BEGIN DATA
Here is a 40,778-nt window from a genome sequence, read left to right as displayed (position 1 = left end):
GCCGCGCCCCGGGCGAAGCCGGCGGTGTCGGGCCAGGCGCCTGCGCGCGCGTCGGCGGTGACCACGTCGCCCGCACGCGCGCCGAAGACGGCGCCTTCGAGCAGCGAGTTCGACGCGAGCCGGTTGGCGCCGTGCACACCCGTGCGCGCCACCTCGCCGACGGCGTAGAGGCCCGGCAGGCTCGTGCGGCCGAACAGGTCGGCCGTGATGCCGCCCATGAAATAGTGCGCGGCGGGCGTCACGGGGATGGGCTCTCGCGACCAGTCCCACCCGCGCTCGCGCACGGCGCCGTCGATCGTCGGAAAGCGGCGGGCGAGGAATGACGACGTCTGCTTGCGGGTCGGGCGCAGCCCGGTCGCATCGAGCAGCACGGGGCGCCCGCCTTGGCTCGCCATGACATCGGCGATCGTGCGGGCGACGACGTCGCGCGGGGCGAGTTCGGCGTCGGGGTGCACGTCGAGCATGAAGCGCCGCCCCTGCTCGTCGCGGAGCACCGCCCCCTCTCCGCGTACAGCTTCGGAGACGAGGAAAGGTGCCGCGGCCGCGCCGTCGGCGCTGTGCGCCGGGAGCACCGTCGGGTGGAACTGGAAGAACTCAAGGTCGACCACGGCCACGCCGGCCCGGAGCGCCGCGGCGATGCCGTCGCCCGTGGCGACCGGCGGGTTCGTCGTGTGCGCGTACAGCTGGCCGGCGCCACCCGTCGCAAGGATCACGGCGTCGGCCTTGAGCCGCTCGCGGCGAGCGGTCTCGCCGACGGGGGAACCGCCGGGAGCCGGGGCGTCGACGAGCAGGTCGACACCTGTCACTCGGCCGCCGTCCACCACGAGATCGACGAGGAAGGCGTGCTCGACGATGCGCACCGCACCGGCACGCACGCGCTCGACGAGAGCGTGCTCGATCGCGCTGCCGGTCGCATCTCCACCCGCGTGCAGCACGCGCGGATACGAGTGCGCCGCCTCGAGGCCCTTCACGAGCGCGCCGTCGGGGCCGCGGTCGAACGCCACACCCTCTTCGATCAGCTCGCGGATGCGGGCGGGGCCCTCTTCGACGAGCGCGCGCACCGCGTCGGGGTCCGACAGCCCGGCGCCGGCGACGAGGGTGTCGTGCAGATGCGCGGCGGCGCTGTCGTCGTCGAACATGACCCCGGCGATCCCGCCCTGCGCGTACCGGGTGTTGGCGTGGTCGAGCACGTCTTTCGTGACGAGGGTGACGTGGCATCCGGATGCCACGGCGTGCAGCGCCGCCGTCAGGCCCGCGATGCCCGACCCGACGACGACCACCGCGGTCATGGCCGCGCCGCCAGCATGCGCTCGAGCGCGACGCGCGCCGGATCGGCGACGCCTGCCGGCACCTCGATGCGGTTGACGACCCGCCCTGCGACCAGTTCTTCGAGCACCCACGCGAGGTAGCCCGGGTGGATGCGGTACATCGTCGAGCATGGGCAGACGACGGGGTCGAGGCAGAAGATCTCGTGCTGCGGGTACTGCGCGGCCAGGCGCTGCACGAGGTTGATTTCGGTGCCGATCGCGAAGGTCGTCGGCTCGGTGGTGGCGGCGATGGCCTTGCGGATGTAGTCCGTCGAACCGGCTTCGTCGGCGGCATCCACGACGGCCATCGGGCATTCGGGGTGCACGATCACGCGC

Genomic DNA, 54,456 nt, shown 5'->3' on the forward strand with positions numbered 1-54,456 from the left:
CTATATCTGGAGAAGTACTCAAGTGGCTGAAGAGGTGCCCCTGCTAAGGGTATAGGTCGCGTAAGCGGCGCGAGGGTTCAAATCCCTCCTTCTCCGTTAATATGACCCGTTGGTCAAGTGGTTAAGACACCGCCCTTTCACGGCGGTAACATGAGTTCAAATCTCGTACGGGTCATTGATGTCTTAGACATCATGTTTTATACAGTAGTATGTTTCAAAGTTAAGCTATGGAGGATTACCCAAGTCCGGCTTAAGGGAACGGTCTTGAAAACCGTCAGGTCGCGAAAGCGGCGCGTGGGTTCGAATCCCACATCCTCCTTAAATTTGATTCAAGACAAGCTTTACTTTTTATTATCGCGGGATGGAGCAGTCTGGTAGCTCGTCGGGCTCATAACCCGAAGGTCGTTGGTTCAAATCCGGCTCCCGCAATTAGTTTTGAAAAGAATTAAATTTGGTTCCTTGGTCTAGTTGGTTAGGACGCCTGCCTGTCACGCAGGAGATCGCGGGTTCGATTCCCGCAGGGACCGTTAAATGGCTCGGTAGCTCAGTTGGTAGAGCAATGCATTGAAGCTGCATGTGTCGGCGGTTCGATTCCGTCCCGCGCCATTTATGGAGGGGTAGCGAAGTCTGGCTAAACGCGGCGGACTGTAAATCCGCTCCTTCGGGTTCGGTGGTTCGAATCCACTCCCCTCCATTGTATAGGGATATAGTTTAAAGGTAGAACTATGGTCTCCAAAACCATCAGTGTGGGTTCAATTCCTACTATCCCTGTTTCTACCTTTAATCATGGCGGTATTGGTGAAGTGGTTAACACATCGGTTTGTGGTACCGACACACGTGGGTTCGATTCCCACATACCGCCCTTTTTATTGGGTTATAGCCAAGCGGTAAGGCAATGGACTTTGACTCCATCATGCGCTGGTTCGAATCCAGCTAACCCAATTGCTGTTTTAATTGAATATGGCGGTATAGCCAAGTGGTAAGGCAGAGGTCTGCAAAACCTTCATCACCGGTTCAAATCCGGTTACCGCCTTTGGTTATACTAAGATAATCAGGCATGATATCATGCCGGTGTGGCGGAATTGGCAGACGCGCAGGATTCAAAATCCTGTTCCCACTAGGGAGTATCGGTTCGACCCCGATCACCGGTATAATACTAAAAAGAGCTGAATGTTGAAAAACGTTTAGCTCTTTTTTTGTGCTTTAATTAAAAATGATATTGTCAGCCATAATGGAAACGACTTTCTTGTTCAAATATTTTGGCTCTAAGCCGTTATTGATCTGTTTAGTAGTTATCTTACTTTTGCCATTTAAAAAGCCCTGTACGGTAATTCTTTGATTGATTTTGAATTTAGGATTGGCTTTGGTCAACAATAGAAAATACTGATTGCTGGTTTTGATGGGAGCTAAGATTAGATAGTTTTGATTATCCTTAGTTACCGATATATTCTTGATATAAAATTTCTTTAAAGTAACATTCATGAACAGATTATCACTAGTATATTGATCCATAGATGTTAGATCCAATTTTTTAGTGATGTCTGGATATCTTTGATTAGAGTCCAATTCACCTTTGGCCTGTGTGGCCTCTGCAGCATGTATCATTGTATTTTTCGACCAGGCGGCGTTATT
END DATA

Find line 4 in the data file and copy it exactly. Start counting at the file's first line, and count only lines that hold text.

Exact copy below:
CTATATCTGGAGAAGTACTCAAGTGGCTGAAGAGGTGCCCCTGCTAAGGGTATAGGTCGCGTAAGCGGCGCGAGGGTTCAAATCCCTCCTTCTCCGTTAATATGACCCGTTGGTCAAGTGGTTAAGACACCGCCCTTTCACGGCGGTAACATGAGTTCAAATCTCGTACGGGTCATTGATGTCTTAGACATCATGTTTTATACAGTAGTATGTTTCAAAGTTAAGCTATGGAGGATTACCCAAGTCCGGCTTAAGGGAACGGTCTTGAAAACCGTCAGGTCGCGAAAGCGGCGCGTGGGTTCGAATCCCACATCCTCCTTAAATTTGATTCAAGACAAGCTTTACTTTTTATTATCGCGGGATGGAGCAGTCTGGTAGCTCGTCGGGCTCATAACCCGAAGGTCGTTGGTTCAAATCCGGCTCCCGCAATTAGTTTTGAAAAGAATTAAATTTGGTTCCTTGGTCTAGTTGGTTAGGACGCCTGCCTGTCACGCAGGAGATCGCGGGTTCGATTCCCGCAGGGACCGTTAAATGGCTCGGTAGCTCAGTTGGTAGAGCAATGCATTGAAGCTGCATGTGTCGGCGGTTCGATTCCGTCCCGCGCCATTTATGGAGGGGTAGCGAAGTCTGGCTAAACGCGGCGGACTGTAAATCCGCTCCTTCGGGTTCGGTGGTTCGAATCCACTCCCCTCCATTGTATAGGGATATAGTTTAAAGGTAGAACTATGGTCTCCAAAACCATCAGTGTGGGTTCAATTCCTACTATCCCTGTTTCTACCTTTAATCATGGCGGTATTGGTGAAGTGGTTAACACATCGGTTTGTGGTACCGACACACGTGGGTTCGATTCCCACATACCGCCCTTTTTATTGGGTTATAGCCAAGCGGTAAGGCAATGGACTTTGACTCCATCATGCGCTGGTTCGAATCCAGCTAACCCAATTGCTGTTTTAATTGAATATGGCGGTATAGCCAAGTGGTAAGGCAGAGGTCTGCAAAACCTTCATCACCGGTTCAAATCCGGTTACCGCCTTTGGTTATACTAAGATAATCAGGCATGATATCATGCCGGTGTGGCGGAATTGGCAGACGCGCAGGATTCAAAATCCTGTTCCCACTAGGGAGTATCGGTTCGACCCCGATCACCGGTATAATACTAAAAAGAGCTGAATGTTGAAAAACGTTTAGCTCTTTTTTTGTGCTTTAATTAAAAATGATATTGTCAGCCATAATGGAAACGACTTTCTTGTTCAAATATTTTGGCTCTAAGCCGTTATTGATCTGTTTAGTAGTTATCTTACTTTTGCCATTTAAAAAGCCCTGTACGGTAATTCTTTGATTGATTTTGAATTTAGGATTGGCTTTGGTCAACAATAGAAAATACTGATTGCTGGTTTTGATGGGAGCTAAGATTAGATAGTTTTGATTATCCTTAGTTACCGATATATTCTTGATATAAAATTTCTTTAAAGTAACATTCATGAACAGATTATCACTAGTATATTGATCCATAGATGTTAGATCCAATTTTTTAGTGATGTCTGGATATCTTTGATTAGAGTCCAATTCACCTTTGGCCTGTGTGGCCTCTGCAGCATGTATCATTGTATTTTTCGACCAGGCGGCGTTATT